The small boat rocked into the landing. The first mate quickly tied off as the captain helped us hop-step onto the pier. Within seconds the boat was gone, back into the rough offshore sea, where she would wait, bobbing like a cork, for the two hours of our Skellig visit. We stumbled off the landing, regained our land legs and looked up. A narrow, exposed staircase, carved into the uneven rock face rose steeply upward, beyond the ken of craned necks.
Access to the islands is forbidden without a local guide. Our escort, Sinead explained that Skellig Michael was inhabited by Gaelic monks starting in the sixth century and then abandoned a few centuries later. It was these early voyagers who had carved the sheer staircase directly into the rock. At the precarious summit 180 meters up, they had built a few lonely stone structures. Here they lived a life of cold, isolated austerity, living off fish and bird’s eggs—scraping a meagre sustenance from the infertile rock.
The guide told us the steps were steep and uneven, with no handrails – and that those with even an ounce of acrophobia in their veins should not attempt the climb. Properly forewarned and with eyes cast downward to avert the consequences of a misstep, we began our ascent up the 880 steps to the monastery on the stony peak.
It’s 880 precarious stone steps to the summit
As we climbed nesting puffins, mere feet away, went about their business, oblivious to our presence. These birds evolved in an environment lacking predators. With its magnificent ruins and endemic unworried birds, Skellig Michael is a perfect mix between Machu Pichu and the Galapagos Islands.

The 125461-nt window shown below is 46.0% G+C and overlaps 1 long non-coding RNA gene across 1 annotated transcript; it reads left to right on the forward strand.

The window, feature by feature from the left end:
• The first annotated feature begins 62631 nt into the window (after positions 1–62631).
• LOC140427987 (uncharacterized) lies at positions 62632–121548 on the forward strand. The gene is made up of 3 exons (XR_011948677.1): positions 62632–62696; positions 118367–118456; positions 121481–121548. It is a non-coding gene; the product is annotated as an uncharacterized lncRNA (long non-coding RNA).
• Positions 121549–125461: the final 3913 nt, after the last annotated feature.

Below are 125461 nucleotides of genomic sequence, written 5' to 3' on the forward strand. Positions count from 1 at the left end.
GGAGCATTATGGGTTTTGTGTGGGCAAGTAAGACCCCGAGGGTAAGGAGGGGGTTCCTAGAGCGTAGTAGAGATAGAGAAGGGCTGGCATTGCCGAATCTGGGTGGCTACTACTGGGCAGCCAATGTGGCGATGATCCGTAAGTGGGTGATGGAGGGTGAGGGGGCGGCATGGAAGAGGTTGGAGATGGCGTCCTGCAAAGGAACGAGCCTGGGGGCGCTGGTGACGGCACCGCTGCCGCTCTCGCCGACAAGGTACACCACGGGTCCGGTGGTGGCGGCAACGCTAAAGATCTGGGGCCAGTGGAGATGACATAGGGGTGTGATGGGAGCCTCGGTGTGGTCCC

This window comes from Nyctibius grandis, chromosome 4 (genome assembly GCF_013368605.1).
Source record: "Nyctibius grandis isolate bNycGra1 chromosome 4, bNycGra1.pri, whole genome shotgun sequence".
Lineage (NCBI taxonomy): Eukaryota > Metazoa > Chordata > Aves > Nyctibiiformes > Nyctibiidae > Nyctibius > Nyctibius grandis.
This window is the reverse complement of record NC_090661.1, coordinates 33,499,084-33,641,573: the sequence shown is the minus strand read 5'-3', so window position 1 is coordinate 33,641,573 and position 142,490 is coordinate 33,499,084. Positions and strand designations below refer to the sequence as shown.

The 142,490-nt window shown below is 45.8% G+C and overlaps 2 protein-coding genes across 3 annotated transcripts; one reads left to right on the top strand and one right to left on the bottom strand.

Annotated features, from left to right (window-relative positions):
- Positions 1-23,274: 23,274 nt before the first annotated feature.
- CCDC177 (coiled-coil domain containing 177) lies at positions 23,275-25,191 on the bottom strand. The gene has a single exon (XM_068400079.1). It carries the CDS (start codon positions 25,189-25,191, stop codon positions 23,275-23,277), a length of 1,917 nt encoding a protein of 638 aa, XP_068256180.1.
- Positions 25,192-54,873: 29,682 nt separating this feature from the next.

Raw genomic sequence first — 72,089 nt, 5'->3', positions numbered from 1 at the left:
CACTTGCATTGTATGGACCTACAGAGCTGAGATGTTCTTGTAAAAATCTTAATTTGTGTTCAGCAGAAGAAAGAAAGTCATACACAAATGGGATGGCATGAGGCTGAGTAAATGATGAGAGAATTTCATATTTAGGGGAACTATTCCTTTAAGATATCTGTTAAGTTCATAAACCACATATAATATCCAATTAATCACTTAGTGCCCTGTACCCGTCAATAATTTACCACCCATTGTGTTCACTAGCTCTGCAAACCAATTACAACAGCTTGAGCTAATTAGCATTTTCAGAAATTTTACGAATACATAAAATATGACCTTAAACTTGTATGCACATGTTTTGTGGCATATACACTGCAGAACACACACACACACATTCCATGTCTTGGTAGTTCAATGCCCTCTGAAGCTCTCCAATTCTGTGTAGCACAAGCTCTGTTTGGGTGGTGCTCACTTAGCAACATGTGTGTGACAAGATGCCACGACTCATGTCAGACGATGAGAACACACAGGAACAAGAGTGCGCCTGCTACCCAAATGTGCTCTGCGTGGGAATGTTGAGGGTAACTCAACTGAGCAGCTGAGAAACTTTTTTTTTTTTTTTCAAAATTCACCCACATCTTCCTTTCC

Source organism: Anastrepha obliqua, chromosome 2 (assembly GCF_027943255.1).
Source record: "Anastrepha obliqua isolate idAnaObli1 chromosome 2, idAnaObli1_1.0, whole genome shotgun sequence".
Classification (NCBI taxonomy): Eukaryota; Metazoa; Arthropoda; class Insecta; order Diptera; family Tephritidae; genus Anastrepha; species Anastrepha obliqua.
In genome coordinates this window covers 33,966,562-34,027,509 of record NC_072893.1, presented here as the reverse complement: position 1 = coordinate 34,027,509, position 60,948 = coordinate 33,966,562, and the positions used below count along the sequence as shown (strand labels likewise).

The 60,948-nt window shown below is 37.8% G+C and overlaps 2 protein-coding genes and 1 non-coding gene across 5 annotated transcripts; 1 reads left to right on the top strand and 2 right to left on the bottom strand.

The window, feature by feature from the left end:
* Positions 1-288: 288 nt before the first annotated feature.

Atlantic puffins in full breeding plumage
When we reached the top, the summit flattened into a small walled compound of beehive structures made entirely of stacked stone. And despite the absence of masonry, these lonely dwellings have withstood a thousand battering years of Irish rain and wind.
The Skellig Islands poke forlornly out of the Celtic Sea
The opening scene in the newest Star Wars movie was filmed at Skellig Michael. An unfortunate bi-product of this Hollywood notoriety will be a “Star Wars” chaser industry, where tourists converge on the island, not to observe the stark beauty of a 6th century monastery or the glorious plumage of horny puffins, but to see where Luke Skywalker eerily pronounced, “It is time for the Jedi to end.” Even without the boat ride, it makes one want to puke.
When we returned to the wharf, the weather had softened. The return boat trip was reasonably benign. Elaine awaited us when we docked, looking refreshed after a quiet stroll in the green fens above Cahersiveen. “Well, how was it?” she asked. The others gushed on about the stone stairs, the view, the ruins and the Darwinian fauna experience. I looked at her, holding my hand over my mouth in feigned illness, and said, “Wow”.
If you go: www.irelandwalkhikebike.com
Gerry Feehan is an award-winning travel writer and photographer. He and his wife Florence now live in Kimberley, BC!
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Because it’s Friday – Here’s WAFFLE NYC – Unbelievable video shot in a moving train
Happy Friday from Todayville!
Here’s a short pick me up that you’ll want to be watching and sharing all weekend. This incredibly talented group is WAFFLE. Their bio is below. You may want to hit up their Facebook page if you just can’t get enough. Get ready for the best subway ride of your life!
Tag a friend 👥👀 || #Wafflenyc #Dance #viral #viralvideo #AGT2020 #GoldenBuzzerFollow our Socials 📱⬇️IG: WaffleNYC TikTok: WaffleNYC 🧇🍽‼️